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When I was little, I got my first car game to play on the computer, Need for Speed Hot Pursuit. Remember the Need For Speed series? How I miss the days of NFS Underground, Hot Pursuit, etc. In the Hot Pursuit game, one of the cars featured was an E39 M5 (BMW cars are classified by their generations so the 1996-2003 5 Series is the E39), and I became enamored with its power (in the game) and its styling. I never have and probably never will own a brand new luxury sedan, but if I had to go used, the only luxury sedans I would consider buying is the first generation Infiniti M or an E39 5 Series with a manual transmission. The first M vehicle for the 5 Series was the 1980 M535i although it was not badged as an actual M brand vehicle, but it came with performance and visual upgrades. The first actual M5 came with the second 5 Series generation (E28 1981-1988) in 1985-1988 which was only available with a manual transmission and sold in “Jet Black” color only. The next 5 Series generation (E34) brought along another M5 version that was sold from 1989-1995. The E28 and E34 were the last M5 models to be hand built before the E39 arrived. When the E39 M5 debuted in 1998, it took the world by storm. People raved about its 394 horsepower V8 engine, its butch looks, and its overall image as M’s flagship sports sedan. This M5 reviewed here is a Dinan edition; Dinan is a company that produces both mechanical and cosmetic aftermarket products for BMW vehicles.  They also have a long standing relationship with BMW as Dinan modified BMWs are able to retain their factory warranties. Even though this is not the regular M5, I could not resist the opportunity to be able to review one of my favorite cars in the entire world. How desperate was I to review an E39 M5? So desperate that I saw this car in a parking lot and left a note on the windshield asking the owner if I can review the car. Fortunately the owner obliged.  Continue reading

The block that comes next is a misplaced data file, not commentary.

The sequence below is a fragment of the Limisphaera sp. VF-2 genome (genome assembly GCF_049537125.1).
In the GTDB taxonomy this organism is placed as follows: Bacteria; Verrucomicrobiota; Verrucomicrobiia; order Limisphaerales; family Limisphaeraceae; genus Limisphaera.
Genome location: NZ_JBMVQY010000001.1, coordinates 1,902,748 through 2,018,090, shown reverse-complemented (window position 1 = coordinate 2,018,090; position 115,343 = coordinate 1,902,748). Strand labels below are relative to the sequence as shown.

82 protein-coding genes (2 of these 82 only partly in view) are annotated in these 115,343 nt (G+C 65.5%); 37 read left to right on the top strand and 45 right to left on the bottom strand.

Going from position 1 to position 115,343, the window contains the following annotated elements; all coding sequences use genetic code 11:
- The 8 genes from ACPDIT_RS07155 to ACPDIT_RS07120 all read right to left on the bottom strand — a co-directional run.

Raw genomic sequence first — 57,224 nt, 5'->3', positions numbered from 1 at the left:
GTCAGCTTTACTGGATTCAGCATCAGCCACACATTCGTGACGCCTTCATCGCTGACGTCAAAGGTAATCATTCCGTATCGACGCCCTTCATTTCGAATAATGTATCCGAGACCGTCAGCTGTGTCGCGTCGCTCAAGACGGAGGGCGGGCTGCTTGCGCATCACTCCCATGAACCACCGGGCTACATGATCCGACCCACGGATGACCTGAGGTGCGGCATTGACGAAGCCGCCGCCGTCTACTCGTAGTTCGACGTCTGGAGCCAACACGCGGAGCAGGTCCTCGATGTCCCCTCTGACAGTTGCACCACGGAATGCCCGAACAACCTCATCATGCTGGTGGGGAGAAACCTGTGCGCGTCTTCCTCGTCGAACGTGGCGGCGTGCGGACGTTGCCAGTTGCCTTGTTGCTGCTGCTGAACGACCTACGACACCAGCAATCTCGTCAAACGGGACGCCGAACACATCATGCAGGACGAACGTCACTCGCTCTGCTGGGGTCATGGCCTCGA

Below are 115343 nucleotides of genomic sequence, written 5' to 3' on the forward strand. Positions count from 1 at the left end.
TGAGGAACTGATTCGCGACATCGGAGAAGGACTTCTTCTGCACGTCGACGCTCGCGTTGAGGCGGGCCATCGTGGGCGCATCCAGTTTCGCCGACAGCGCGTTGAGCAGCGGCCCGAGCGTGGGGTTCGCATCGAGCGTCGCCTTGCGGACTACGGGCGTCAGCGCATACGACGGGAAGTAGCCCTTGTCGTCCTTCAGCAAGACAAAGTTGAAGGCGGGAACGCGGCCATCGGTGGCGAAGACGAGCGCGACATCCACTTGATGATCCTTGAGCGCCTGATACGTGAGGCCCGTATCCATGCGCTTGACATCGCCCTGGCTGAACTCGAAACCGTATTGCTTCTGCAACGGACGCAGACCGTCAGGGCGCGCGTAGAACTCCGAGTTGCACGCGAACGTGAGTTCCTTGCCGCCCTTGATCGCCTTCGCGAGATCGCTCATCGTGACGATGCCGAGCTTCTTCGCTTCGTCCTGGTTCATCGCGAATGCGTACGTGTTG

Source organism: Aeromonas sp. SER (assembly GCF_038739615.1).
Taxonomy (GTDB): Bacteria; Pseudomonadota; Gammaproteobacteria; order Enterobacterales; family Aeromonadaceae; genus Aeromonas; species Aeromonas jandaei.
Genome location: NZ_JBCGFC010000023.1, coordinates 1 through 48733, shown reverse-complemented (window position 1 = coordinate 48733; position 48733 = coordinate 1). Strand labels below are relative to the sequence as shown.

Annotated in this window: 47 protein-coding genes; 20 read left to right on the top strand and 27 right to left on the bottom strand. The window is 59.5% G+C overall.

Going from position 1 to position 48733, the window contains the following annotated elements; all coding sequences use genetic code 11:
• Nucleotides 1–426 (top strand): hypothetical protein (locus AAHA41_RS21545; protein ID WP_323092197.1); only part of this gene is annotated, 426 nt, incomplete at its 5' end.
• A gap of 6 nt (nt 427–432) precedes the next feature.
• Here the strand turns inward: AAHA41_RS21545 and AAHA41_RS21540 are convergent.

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1990 BMW M3 Review

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When I found out I would get the opportunity to review the first ever M3 ever produced, I was giddy with happiness and anxiety. Just to clarify how much of a coup this is, only 4,996 of these were sold in North America during its six year run. BMW’s M (called Motorsport GmbH then) was created in 1975 to aid BMW’s presence in motor racing in the 1960s-1970s. However, they started to add mechanical and cosmetic upgrades to BMW’s existing lineup to sell to the market. The first M-branded car launched was the 1979 M1, but BMW’s M division’s prominence did not emerge until they made an M version of the 5-series sedan, M535i, in 1979. The first actual separate M model debuted in 1985 for the M5, a version of the 5-Series. A M version of the E30 3-Series followed (BMW vehicles are classified by chassis numbers, so this generation is the E30) in 1986. Initially, the M3 was built to fulfill motor racing requirements. The World Touring Car Championship requires that the car be commercially produced in order for it to compete which is why the M3 was limited to just 5,000 units. However, the M3’s success was unprecedented, so production was expanded to almost 18,000 worldwide (including both convertible and coupe models). With the first M3 and M5, BMW and its M division cemented a reputation for itself in the automotive industry as a maker of the “ultimate driving machine” which was its slogan until recently. Sadly, as the luxury market has progressed in technology and power, BMW’s “M” cars have gotten a bit of an unflattering reputation. Once a division that pertained to strict principles of just manual transmissions, rear wheel drive, normally aspirated engines, the latest M cars are turbocharged, mostly automatics, and all wheel drive (at least for the SUVs and arriving soon for the M5). Not only that, and excuse my language, but the latest M cars have attracted a certain “douchebag” reputation. The general stereotype of the latest M cars is that they are driven by showoffs who could care less about the performance and handling capabilities and are focused on the cachet the M brand brings. However, this stereotype only pertains to the M cars manufactured around 5 years ago. This M3 reviewed here is the very first showcase of the M brand’s pure driving philosophy, and I was giddy with excitement as I got to review this gem.  Continue reading